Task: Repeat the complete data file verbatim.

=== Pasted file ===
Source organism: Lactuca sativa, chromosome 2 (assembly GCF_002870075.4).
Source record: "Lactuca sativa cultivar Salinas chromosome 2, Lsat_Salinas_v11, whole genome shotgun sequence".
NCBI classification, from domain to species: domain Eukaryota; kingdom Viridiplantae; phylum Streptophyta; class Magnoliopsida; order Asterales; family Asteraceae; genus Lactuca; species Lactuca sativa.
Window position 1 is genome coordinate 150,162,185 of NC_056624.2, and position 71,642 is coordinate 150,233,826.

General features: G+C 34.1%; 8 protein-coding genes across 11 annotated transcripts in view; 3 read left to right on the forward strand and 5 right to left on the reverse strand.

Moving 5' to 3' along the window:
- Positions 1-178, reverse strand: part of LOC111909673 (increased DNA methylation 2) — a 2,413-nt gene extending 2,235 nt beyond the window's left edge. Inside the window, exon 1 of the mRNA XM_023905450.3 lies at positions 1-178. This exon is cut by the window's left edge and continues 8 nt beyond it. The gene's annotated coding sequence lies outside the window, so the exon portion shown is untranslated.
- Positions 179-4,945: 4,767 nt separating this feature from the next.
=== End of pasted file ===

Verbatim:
Source organism: Lactuca sativa, chromosome 2 (assembly GCF_002870075.4).
Source record: "Lactuca sativa cultivar Salinas chromosome 2, Lsat_Salinas_v11, whole genome shotgun sequence".
NCBI classification, from domain to species: domain Eukaryota; kingdom Viridiplantae; phylum Streptophyta; class Magnoliopsida; order Asterales; family Asteraceae; genus Lactuca; species Lactuca sativa.
Window position 1 is genome coordinate 150,162,185 of NC_056624.2, and position 71,642 is coordinate 150,233,826.

General features: G+C 34.1%; 8 protein-coding genes across 11 annotated transcripts in view; 3 read left to right on the forward strand and 5 right to left on the reverse strand.

Moving 5' to 3' along the window:
- Positions 1-178, reverse strand: part of LOC111909673 (increased DNA methylation 2) — a 2,413-nt gene extending 2,235 nt beyond the window's left edge. Inside the window, exon 1 of the mRNA XM_023905450.3 lies at positions 1-178. This exon is cut by the window's left edge and continues 8 nt beyond it. The gene's annotated coding sequence lies outside the window, so the exon portion shown is untranslated.
- Positions 179-4,945: 4,767 nt separating this feature from the next.